Using a telnet client as a port scanner

If you ever need to check if a TCP port is open or reachable, one easy way to do it is using a telnet client.

A telnet client actually comes with Windows, but for some annoying reason it is not installed by default. To install the windows telnet client you need to add it using the “Turn Windows features on and off” like so:

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Because Telnet is essentially just characters sent over a TCP connection, you can use the telnet client as a poor man’s TCP port scanner. To manually check if TCP port 80 is open or reachable on a server you can type telnet myserver.com 80.

As an example lets see if Google.com has port 80 (HTTP) open … 😉

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If you get a blank screen with a blinking cursor you have successfully connected to that TCP port.

In this example, if you are feeling particularly sadistic you can now engage in a HTTP conversation. Type GET index.html HTTP/1.0 and press enter and you will see Google’s home page being sent to you. Same idea would apply if you connected to most other TCP-based protocols; POP mail server etc.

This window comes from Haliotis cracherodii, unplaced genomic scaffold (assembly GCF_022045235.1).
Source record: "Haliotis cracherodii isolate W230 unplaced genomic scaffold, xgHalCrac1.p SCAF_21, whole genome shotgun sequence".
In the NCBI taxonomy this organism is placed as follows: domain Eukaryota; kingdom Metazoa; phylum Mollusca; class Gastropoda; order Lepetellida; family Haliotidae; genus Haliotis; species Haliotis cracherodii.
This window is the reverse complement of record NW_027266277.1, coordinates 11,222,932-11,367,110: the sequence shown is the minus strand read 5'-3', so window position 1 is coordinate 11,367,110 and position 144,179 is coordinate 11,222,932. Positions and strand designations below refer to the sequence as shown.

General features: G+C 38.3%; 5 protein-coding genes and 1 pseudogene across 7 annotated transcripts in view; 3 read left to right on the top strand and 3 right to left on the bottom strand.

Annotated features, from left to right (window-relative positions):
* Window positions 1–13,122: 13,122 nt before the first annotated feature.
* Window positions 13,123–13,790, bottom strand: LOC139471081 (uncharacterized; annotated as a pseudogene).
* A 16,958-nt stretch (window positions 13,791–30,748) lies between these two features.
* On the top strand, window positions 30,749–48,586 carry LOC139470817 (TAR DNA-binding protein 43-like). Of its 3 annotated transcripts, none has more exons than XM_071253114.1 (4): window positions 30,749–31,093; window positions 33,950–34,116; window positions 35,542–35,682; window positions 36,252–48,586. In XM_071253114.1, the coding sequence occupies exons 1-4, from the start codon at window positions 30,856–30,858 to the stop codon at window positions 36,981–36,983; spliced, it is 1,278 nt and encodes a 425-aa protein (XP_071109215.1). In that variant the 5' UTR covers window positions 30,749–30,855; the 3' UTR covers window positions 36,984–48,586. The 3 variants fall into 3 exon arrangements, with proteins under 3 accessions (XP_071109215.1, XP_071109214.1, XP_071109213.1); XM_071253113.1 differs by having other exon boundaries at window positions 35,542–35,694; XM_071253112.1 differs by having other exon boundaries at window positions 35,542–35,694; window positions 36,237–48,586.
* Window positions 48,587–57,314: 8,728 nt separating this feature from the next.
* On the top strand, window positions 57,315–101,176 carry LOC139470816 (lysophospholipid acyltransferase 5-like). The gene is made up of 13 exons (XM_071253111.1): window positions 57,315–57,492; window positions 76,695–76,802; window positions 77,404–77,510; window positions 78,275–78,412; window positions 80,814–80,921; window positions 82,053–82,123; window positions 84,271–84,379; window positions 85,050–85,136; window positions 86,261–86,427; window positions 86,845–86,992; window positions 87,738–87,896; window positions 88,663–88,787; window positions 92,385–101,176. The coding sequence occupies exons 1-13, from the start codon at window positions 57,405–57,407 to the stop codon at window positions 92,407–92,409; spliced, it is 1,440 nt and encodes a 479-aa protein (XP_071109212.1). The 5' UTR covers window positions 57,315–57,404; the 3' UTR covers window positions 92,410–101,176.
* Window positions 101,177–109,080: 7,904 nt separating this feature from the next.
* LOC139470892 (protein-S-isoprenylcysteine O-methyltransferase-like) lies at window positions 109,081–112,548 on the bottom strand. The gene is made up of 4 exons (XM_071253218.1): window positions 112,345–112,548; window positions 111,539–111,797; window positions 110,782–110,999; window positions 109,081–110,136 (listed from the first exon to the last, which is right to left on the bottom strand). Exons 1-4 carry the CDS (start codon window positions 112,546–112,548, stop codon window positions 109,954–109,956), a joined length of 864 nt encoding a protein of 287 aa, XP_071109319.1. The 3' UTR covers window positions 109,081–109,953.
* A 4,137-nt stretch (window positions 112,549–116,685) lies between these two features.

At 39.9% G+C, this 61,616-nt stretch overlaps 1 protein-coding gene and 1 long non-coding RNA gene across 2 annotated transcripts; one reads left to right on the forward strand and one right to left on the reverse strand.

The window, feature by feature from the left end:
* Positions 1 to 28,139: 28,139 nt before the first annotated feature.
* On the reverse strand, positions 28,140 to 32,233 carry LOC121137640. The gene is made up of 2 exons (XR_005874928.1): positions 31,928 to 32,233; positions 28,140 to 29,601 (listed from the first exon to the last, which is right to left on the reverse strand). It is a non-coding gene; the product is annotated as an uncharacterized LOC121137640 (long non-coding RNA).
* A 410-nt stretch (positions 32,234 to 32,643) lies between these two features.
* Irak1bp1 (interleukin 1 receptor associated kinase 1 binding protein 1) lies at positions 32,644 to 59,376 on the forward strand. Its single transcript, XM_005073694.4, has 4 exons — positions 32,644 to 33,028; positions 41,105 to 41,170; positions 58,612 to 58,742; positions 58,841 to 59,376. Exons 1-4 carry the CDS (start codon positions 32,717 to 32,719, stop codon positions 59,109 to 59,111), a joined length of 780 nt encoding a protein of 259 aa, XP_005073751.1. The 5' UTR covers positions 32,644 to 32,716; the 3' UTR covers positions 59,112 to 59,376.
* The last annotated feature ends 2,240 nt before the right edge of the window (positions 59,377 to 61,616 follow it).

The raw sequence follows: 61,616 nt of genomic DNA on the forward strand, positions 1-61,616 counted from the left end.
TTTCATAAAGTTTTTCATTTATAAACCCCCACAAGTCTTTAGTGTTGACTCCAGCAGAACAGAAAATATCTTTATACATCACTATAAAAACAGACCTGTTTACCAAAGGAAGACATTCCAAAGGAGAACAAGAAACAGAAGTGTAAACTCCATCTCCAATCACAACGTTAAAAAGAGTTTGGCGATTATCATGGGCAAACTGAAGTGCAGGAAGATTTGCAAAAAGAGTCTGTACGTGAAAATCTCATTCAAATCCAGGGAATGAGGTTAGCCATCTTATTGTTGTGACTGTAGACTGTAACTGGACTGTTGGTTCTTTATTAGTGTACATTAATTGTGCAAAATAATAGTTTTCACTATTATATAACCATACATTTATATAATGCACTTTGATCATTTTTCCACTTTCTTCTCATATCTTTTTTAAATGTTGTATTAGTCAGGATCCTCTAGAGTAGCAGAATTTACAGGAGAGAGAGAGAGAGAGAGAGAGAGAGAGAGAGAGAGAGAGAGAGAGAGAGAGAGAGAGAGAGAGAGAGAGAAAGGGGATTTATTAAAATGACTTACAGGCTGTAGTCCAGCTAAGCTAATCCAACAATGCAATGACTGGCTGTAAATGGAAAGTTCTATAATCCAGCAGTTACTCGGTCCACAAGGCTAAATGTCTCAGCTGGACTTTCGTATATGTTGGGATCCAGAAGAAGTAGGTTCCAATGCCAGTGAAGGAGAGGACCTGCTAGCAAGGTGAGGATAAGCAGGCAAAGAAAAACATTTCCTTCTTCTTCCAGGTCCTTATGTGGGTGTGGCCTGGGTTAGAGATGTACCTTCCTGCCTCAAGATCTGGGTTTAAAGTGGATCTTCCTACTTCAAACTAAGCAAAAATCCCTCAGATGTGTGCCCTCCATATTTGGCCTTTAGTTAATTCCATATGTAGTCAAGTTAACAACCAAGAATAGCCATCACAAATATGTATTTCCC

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On the other hand if the TCP port is not open or not reachable you will see this:

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Troubleshooting ports and firewalls can be a pain. This is the simplest and quickest way I know for checking connectivity.

3 thoughts on “Using a telnet client as a port scanner

  1. M

    Jack: Great example of using telnet for basic troubleshooting. The screenshots are very helpful as well. Regarding your comment about the telnet client not being installed by default, it is installed with Windows XP. You must be using Vista/7, based on what I see in the screenshots.

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